With Independence Day and Pioneer Day this month, it’s rodeo season in Idaho. A 105-year-old tradition appeared in Rexburg again Friday and Saturday, June 29 and 30, with the Whoopee Days Rodeo on the Madison County Fairgrounds.

Black horses pranced across the field. Each rider carried the star-spangled banner. Two young ladies in matching red, white and blue uniforms entered on two horses, standing with one foot on each. These were the Americanas, a group of riders who represent Rexburg all over the country in patriotic parades.



They were formed by Mel Griffeth, a previous Ricks College professor who retired in 2002 but never stopped supporting rodeo shows. He and his wife, Rama Drury Griffeth, rode in a large horse-drawn carriage, waving at the audience as they were introduced by the announcer.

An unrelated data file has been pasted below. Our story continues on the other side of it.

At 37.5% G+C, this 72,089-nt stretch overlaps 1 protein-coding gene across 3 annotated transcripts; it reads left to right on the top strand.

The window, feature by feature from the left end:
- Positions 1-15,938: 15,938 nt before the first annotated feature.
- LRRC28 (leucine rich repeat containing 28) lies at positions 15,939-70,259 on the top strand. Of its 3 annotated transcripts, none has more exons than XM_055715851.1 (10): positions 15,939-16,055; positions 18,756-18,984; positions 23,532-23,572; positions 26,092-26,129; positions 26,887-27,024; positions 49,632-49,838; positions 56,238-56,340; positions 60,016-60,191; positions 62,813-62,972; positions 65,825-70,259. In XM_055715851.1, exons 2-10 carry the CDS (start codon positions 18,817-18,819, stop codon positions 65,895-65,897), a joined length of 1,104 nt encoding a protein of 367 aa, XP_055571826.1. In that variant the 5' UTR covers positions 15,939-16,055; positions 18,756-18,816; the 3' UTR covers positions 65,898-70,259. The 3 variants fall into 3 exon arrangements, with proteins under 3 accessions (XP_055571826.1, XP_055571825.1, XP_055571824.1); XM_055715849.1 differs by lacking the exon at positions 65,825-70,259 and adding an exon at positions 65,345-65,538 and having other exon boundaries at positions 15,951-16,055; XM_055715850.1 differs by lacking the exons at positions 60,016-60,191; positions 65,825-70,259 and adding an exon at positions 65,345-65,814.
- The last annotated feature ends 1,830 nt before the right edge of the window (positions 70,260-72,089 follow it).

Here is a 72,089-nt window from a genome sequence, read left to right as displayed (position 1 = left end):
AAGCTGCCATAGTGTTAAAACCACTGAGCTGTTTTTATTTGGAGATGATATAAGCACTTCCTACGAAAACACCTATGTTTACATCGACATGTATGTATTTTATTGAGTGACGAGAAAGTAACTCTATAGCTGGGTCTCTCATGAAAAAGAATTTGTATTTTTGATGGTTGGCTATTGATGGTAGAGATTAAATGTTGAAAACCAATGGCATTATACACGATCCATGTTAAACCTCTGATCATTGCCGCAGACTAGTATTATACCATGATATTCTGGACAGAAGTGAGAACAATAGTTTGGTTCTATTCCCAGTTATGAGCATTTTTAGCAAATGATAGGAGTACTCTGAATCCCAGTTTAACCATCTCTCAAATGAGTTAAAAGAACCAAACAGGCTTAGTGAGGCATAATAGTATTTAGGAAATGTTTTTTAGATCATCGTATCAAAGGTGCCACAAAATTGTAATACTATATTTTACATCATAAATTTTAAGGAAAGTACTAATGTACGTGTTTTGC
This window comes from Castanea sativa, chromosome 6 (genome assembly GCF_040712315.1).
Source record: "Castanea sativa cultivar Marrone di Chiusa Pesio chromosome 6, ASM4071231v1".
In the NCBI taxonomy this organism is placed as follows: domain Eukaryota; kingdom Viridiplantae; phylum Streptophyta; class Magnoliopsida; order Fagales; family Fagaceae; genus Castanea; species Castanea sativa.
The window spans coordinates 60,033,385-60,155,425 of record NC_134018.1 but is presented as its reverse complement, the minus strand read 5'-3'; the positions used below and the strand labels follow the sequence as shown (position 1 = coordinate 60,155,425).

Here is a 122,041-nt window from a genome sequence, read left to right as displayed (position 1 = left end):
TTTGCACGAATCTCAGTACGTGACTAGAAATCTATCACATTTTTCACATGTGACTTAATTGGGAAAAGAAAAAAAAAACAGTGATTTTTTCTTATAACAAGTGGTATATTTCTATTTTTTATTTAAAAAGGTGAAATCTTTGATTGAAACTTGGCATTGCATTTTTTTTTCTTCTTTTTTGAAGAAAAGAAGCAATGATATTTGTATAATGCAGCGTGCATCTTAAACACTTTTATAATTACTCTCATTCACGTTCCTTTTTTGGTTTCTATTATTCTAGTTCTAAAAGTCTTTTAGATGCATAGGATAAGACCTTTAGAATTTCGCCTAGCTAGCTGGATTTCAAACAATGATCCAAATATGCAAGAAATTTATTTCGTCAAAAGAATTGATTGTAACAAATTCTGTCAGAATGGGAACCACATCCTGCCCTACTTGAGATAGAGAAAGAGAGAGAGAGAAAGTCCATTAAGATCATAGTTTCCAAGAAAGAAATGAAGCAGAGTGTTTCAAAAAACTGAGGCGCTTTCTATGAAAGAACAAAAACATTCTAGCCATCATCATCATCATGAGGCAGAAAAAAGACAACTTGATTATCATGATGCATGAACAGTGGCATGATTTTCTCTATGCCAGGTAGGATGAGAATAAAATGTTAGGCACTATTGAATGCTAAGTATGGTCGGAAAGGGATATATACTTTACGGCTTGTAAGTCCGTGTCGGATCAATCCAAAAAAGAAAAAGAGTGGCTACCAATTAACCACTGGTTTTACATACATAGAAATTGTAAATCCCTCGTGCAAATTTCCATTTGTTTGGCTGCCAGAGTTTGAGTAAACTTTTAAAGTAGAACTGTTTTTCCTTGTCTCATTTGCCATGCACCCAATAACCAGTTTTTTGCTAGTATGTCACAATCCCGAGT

Children climbed up the fence to watch as the rodeo opened up with mutton busting, where children volunteered to ride a sheep for as long as they could while it ran across the field. Two of the children came up riding backward, with their legs around the neck of the sheep and their arms holding onto its body. Each was eventually thrown off and rewarded with a hug and a dollar.


The show continued into the night with bucking horses, cattle wrangling, steer wrestling and bull riding.


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It featured experienced rodeo performers including the Whoopie Girls, an organization of young ladies between the ages of 16 to 28.Capturelkjhblkj.PNG

According to their website, the Whoopie Girls are the goodwill ambassadors for Ogden Pioneer Days. Their coordinator and coach, Samantha Golder, said it helps prepare them for the workforce.

“They learn massive public speaking skills,” Golder said. “They learn interview skills. They learn to handle people. They just learn a lot of those soft skills that employers expect you to already know.”

Several rodeos will be showing near BYU-I this month, including the Pioneer Days Rodeo on July 20 and 21 at the Fremont County Fairgrounds.